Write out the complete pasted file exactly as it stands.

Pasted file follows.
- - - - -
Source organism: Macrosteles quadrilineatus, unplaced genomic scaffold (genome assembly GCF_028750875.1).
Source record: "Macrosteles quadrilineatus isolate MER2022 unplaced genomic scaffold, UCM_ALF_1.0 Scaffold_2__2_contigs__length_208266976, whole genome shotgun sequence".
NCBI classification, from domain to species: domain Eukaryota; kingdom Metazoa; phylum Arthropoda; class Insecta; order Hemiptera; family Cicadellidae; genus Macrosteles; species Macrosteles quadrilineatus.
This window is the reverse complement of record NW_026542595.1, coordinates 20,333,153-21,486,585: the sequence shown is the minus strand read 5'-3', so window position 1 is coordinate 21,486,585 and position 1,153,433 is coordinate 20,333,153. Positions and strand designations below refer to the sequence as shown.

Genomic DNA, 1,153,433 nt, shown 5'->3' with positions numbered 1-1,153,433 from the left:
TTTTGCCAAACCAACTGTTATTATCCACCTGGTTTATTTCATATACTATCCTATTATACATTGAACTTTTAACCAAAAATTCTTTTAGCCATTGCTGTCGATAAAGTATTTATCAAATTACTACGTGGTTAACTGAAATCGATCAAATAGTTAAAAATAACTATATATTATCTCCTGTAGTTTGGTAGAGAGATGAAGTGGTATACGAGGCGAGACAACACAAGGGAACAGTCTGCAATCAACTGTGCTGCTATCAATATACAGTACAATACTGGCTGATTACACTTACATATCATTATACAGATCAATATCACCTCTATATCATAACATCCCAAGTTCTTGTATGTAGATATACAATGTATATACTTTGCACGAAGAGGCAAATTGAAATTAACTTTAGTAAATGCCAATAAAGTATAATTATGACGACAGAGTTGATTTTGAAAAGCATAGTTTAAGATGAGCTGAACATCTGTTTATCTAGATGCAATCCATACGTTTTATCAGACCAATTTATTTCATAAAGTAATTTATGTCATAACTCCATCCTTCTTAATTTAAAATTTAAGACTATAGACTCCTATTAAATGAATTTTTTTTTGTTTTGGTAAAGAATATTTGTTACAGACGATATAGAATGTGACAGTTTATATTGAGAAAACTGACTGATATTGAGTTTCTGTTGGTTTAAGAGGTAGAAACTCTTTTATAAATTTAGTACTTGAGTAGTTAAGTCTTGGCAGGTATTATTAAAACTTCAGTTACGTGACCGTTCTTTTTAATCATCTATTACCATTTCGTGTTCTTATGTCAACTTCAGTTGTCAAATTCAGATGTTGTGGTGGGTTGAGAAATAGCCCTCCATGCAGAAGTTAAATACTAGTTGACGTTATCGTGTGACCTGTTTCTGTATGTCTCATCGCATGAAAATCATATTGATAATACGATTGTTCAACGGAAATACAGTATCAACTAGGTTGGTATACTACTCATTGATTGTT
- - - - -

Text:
Source organism: Macrosteles quadrilineatus, unplaced genomic scaffold (genome assembly GCF_028750875.1).
Source record: "Macrosteles quadrilineatus isolate MER2022 unplaced genomic scaffold, UCM_ALF_1.0 Scaffold_2__2_contigs__length_208266976, whole genome shotgun sequence".
NCBI classification, from domain to species: domain Eukaryota; kingdom Metazoa; phylum Arthropoda; class Insecta; order Hemiptera; family Cicadellidae; genus Macrosteles; species Macrosteles quadrilineatus.
This window is the reverse complement of record NW_026542595.1, coordinates 20,333,153-21,486,585: the sequence shown is the minus strand read 5'-3', so window position 1 is coordinate 21,486,585 and position 1,153,433 is coordinate 20,333,153. Positions and strand designations below refer to the sequence as shown.

Genomic DNA, 1,153,433 nt, shown 5'->3' with positions numbered 1-1,153,433 from the left:
TTTTGCCAAACCAACTGTTATTATCCACCTGGTTTATTTCATATACTATCCTATTATACATTGAACTTTTAACCAAAAATTCTTTTAGCCATTGCTGTCGATAAAGTATTTATCAAATTACTACGTGGTTAACTGAAATCGATCAAATAGTTAAAAATAACTATATATTATCTCCTGTAGTTTGGTAGAGAGATGAAGTGGTATACGAGGCGAGACAACACAAGGGAACAGTCTGCAATCAACTGTGCTGCTATCAATATACAGTACAATACTGGCTGATTACACTTACATATCATTATACAGATCAATATCACCTCTATATCATAACATCCCAAGTTCTTGTATGTAGATATACAATGTATATACTTTGCACGAAGAGGCAAATTGAAATTAACTTTAGTAAATGCCAATAAAGTATAATTATGACGACAGAGTTGATTTTGAAAAGCATAGTTTAAGATGAGCTGAACATCTGTTTATCTAGATGCAATCCATACGTTTTATCAGACCAATTTATTTCATAAAGTAATTTATGTCATAACTCCATCCTTCTTAATTTAAAATTTAAGACTATAGACTCCTATTAAATGAATTTTTTTTTGTTTTGGTAAAGAATATTTGTTACAGACGATATAGAATGTGACAGTTTATATTGAGAAAACTGACTGATATTGAGTTTCTGTTGGTTTAAGAGGTAGAAACTCTTTTATAAATTTAGTACTTGAGTAGTTAAGTCTTGGCAGGTATTATTAAAACTTCAGTTACGTGACCGTTCTTTTTAATCATCTATTACCATTTCGTGTTCTTATGTCAACTTCAGTTGTCAAATTCAGATGTTGTGGTGGGTTGAGAAATAGCCCTCCATGCAGAAGTTAAATACTAGTTGACGTTATCGTGTGACCTGTTTCTGTATGTCTCATCGCATGAAAATCATATTGATAATACGATTGTTCAACGGAAATACAGTATCAACTAGGTTGGTATACTACTCATTGATTGTT